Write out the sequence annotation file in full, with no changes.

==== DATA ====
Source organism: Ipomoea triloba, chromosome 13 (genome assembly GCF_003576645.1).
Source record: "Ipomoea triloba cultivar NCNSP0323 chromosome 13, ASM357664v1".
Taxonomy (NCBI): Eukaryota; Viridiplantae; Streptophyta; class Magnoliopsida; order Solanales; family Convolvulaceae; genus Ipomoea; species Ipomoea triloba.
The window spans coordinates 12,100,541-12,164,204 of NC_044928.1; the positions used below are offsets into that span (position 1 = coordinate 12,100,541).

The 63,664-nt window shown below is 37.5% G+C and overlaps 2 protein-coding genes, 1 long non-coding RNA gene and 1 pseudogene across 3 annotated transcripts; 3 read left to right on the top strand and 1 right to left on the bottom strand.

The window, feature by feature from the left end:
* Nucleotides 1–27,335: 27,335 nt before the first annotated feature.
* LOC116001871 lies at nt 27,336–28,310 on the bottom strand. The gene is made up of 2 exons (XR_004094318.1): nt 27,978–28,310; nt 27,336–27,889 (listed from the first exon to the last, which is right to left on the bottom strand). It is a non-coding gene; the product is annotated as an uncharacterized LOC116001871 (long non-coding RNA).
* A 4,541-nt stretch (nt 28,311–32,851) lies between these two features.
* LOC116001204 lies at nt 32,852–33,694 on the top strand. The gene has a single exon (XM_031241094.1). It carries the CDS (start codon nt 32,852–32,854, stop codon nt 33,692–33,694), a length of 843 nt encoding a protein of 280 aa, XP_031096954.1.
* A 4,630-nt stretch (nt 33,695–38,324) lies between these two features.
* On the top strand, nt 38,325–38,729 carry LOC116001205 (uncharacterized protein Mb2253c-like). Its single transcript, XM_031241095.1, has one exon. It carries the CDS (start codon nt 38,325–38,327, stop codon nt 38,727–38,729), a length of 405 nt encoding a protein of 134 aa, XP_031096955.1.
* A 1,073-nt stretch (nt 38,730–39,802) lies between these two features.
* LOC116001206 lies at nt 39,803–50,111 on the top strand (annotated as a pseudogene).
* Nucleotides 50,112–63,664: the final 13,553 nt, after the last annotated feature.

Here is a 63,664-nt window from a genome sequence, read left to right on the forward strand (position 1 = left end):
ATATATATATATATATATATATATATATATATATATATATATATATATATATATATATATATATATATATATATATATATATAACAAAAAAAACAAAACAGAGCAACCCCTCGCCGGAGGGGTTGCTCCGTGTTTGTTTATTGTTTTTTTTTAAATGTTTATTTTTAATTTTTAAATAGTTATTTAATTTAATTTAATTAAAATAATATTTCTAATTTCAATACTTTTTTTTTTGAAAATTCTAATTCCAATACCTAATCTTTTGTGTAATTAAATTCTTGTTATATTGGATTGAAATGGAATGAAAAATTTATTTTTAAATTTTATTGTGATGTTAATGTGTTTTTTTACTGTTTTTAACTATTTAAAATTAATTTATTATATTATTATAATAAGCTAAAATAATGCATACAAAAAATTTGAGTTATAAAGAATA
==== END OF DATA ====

Source organism: Ipomoea triloba, chromosome 13 (genome assembly GCF_003576645.1).
Source record: "Ipomoea triloba cultivar NCNSP0323 chromosome 13, ASM357664v1".
Taxonomy (NCBI): Eukaryota; Viridiplantae; Streptophyta; class Magnoliopsida; order Solanales; family Convolvulaceae; genus Ipomoea; species Ipomoea triloba.
The window spans coordinates 12,100,541-12,164,204 of NC_044928.1; the positions used below are offsets into that span (position 1 = coordinate 12,100,541).

The 63,664-nt window shown below is 37.5% G+C and overlaps 2 protein-coding genes, 1 long non-coding RNA gene and 1 pseudogene across 3 annotated transcripts; 3 read left to right on the top strand and 1 right to left on the bottom strand.

The window, feature by feature from the left end:
* Nucleotides 1–27,335: 27,335 nt before the first annotated feature.
* LOC116001871 lies at nt 27,336–28,310 on the bottom strand. The gene is made up of 2 exons (XR_004094318.1): nt 27,978–28,310; nt 27,336–27,889 (listed from the first exon to the last, which is right to left on the bottom strand). It is a non-coding gene; the product is annotated as an uncharacterized LOC116001871 (long non-coding RNA).
* A 4,541-nt stretch (nt 28,311–32,851) lies between these two features.
* LOC116001204 lies at nt 32,852–33,694 on the top strand. The gene has a single exon (XM_031241094.1). It carries the CDS (start codon nt 32,852–32,854, stop codon nt 33,692–33,694), a length of 843 nt encoding a protein of 280 aa, XP_031096954.1.
* A 4,630-nt stretch (nt 33,695–38,324) lies between these two features.
* On the top strand, nt 38,325–38,729 carry LOC116001205 (uncharacterized protein Mb2253c-like). Its single transcript, XM_031241095.1, has one exon. It carries the CDS (start codon nt 38,325–38,327, stop codon nt 38,727–38,729), a length of 405 nt encoding a protein of 134 aa, XP_031096955.1.
* A 1,073-nt stretch (nt 38,730–39,802) lies between these two features.
* LOC116001206 lies at nt 39,803–50,111 on the top strand (annotated as a pseudogene).
* Nucleotides 50,112–63,664: the final 13,553 nt, after the last annotated feature.

Here is a 63,664-nt window from a genome sequence, read left to right on the forward strand (position 1 = left end):
ATATATATATATATATATATATATATATATATATATATATATATATATATATATATATATATATATATATATATATATATATAACAAAAAAAACAAAACAGAGCAACCCCTCGCCGGAGGGGTTGCTCCGTGTTTGTTTATTGTTTTTTTTTAAATGTTTATTTTTAATTTTTAAATAGTTATTTAATTTAATTTAATTAAAATAATATTTCTAATTTCAATACTTTTTTTTTTGAAAATTCTAATTCCAATACCTAATCTTTTGTGTAATTAAATTCTTGTTATATTGGATTGAAATGGAATGAAAAATTTATTTTTAAATTTTATTGTGATGTTAATGTGTTTTTTTACTGTTTTTAACTATTTAAAATTAATTTATTATATTATTATAATAAGCTAAAATAATGCATACAAAAAATTTGAGTTATAAAGAATA